Originally published October 19 2011
Splenda Essentials revealed as chemical sweetener containing chlorine atoms
by S. D. Wells
(NaturalNews) Splenda Essentials, the latest marketing venture from the makers of Splenda, includes vitamins, amino acids, and sometimes even fiber. In an attempt to win over uneducated consumers, the half real, half synthetic sweetener now sounds like it might actually be a healthy choice, but if a company sprinkled vitamin C on toothpaste, or added some vitamin K to mint flavored mouthwash, would you swallow it when you were done cleansing your teeth and gums?
The new Splenda Essentials cleverly adds vitamin B and antioxidants to its core ingredient sucralose, a nonnutritive sweetener that does not grow in sugar fields, nor does it appear naturally anywhere else on Earth. Instead, sucralose is manufactured in laboratories as a synthetic compound. In other words, although Splenda is derived from sugar, at some point during the manufacturing process, the sugar disappears, and what remains are chlorinated atoms that are bulked up with dextrose and maltodextrin.
In a courtroom in 2007, in a bitter battle over "sweetness," the manufacturer of Equal contended that the maker of Splenda, McNeil, was misleading millions of consumers by fostering the notion, through advertising, that Splenda is a natural product.
But McNeil made the argument that, "The sweetening ingredient in Splenda is made by a process that starts with cane sugar." It then added that, "Splenda is an artificial sweetener that does not contain sugar," acknowledging that the sugar disappears during the manufacturing process.
In fact, McNeil initially marketed Splenda with the tagline, "Made from sugar, so it tastes like sugar. But it's not sugar." Then, after disappointing sales figures posted, they dropped the last sentence, and sales went through the roof.
In court, if you tell the judge half of the truth, and purposely omit facts, you can be convicted of perjury and deception, but when it comes to advertising and marketing products in the United States, there is an enormous gray area that companies can traverse and get away with murder, or in this case, mixing a complex chemical compound with vitamins and selling it as a "healthy" sugar substitute.
What Splenda is really made fromAnother deceiving aspect of the massively popular synthetic sweetener is that the core ingredient's name is sucralose, which is two letters fatter than sucrose, the organic compound commonly known as table sugar. On top of everything else confusing, the FDA has no real standard set for the terms "all natural," so there are no defined parameters in place in order for a manufacturer to claim any product is truly all natural.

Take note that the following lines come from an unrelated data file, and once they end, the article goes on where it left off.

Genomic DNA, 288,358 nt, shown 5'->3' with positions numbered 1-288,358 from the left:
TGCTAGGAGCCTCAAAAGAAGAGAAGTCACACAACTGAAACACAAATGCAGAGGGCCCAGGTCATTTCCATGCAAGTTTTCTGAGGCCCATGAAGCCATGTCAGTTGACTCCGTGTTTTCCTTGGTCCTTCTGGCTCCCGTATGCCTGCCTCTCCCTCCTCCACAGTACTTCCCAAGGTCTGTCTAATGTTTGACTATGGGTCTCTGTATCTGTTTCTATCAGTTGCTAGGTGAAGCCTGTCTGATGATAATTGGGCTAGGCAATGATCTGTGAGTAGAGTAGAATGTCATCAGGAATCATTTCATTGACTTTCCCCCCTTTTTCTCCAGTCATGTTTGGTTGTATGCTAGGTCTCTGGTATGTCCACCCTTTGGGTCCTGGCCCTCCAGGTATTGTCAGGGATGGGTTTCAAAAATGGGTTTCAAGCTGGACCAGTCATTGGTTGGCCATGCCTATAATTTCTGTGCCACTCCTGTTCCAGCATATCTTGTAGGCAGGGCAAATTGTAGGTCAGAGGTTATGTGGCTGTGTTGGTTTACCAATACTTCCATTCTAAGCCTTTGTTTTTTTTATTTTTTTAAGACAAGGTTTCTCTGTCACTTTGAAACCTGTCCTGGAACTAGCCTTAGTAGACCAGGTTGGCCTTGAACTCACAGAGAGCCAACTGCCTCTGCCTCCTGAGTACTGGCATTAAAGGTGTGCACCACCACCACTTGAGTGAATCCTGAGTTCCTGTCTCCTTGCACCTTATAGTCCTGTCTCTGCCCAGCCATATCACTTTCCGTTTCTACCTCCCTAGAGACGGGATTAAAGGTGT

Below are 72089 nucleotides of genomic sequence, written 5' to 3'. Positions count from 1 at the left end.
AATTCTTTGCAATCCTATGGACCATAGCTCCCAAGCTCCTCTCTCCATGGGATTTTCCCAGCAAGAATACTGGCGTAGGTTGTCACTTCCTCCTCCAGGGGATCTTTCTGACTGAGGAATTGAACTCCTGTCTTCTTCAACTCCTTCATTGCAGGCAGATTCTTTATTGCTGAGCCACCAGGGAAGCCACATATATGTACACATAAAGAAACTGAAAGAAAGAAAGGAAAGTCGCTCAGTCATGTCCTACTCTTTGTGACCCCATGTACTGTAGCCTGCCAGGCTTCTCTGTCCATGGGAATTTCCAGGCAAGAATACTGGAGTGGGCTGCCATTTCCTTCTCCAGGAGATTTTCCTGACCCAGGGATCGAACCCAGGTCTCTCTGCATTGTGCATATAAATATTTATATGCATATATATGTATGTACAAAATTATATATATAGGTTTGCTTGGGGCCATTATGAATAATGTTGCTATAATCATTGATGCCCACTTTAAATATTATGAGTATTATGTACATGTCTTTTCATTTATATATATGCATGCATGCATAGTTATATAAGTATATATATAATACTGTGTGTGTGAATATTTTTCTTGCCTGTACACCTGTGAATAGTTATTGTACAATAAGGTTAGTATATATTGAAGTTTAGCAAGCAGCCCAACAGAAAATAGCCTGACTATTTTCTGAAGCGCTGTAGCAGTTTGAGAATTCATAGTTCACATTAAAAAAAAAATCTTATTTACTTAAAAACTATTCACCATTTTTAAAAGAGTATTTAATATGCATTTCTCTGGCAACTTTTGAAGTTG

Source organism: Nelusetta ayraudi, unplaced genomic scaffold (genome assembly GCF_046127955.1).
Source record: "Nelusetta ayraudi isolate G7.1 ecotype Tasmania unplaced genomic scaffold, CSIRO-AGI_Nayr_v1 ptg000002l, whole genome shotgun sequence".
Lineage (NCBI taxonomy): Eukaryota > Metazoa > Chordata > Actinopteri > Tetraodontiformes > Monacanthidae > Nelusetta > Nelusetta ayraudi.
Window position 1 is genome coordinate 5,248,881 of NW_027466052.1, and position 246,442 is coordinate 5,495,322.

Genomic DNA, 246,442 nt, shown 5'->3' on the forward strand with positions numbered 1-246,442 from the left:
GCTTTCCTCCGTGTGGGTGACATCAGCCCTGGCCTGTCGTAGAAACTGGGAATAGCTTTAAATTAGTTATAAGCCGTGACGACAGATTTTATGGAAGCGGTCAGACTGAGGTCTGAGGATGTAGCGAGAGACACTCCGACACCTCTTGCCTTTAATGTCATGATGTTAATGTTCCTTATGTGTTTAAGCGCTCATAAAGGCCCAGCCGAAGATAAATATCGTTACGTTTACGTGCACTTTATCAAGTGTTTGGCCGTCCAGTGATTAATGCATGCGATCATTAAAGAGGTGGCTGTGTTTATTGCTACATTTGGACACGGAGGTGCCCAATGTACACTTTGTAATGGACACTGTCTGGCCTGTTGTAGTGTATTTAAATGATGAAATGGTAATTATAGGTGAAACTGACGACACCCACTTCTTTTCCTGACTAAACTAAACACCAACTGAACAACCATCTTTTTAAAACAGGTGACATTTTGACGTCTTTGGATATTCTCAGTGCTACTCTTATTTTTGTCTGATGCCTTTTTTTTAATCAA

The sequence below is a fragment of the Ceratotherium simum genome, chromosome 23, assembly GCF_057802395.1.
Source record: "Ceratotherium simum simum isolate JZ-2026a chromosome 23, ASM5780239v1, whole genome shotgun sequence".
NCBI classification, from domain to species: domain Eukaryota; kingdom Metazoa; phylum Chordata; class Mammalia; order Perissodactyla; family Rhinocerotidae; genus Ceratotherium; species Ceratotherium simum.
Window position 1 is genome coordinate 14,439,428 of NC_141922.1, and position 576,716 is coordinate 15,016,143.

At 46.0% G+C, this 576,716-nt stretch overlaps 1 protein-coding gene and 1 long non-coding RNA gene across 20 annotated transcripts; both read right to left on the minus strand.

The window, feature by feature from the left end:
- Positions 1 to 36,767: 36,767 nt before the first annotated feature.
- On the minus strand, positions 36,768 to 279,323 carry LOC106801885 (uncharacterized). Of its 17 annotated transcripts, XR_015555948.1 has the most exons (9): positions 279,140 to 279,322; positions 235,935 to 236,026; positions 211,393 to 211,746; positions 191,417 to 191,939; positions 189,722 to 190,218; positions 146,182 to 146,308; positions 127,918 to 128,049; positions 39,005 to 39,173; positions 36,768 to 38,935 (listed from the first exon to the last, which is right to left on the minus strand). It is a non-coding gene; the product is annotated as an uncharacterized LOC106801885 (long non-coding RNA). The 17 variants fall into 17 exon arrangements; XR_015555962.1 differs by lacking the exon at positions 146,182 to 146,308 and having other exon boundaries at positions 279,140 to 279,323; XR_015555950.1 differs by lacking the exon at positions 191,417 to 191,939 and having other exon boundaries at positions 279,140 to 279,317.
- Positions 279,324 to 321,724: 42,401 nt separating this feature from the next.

Despite its use of sugar as the starting point for making sucralose, in no place do the words "sugar" or "sucrose" appear on Splenda's ingredients list. That is because under Food and Drug Administration regulations, it cannot list a substance that has vaporized during the manufacturing process.
Sucralose is produced by substituting three chlorine atoms for three hydroxyl groups. Sucralose is not approved for use in most European countries, where national healthcare programs are prominent. Go figure.
So then what is the big deal with ingesting synthetic food agents? The mother company of McNeil, Johnson & Johnson, contends that sucralose passes through the body unabsorbed, yet according to the FDA's "Final Rule" report, 11% to 27% of sucralose is absorbed in humans, and the rest is excreted. The Japanese Food Sanitation Council reports that up to 40% of ingested sucralose is absorbed and can concentrate in the liver, kidney, and gastrointestinal tract, having a negative impact on overall health.
Dr. James Bowen, a biochemist and survivor of aspartame poisoning, warns the general public about Splenda, saying, "Sucralose is simply chlorinated sugar." Bowen's research also reveals that sucralose can shrink thymus glands (the biological seat of immunity) and produce liver inflammation in rats and mice.
A study conducted on rats by researchers at Duke University, one of the world's foremost patient care and research institutions, determined that Splenda actually contributes to obesity, destroys "good" intestinal bacteria, and can prevent prescription drugs from being absorbed.
Since real sugar is only 15 calories per teaspoon, maybe everyone trying to manage their weight should just use the real thing in their coffee or tea. Then it would also be healthier to take the stairs instead of the elevator, park further away from their destination and walk it off, and buy vitamins from a local health food store.
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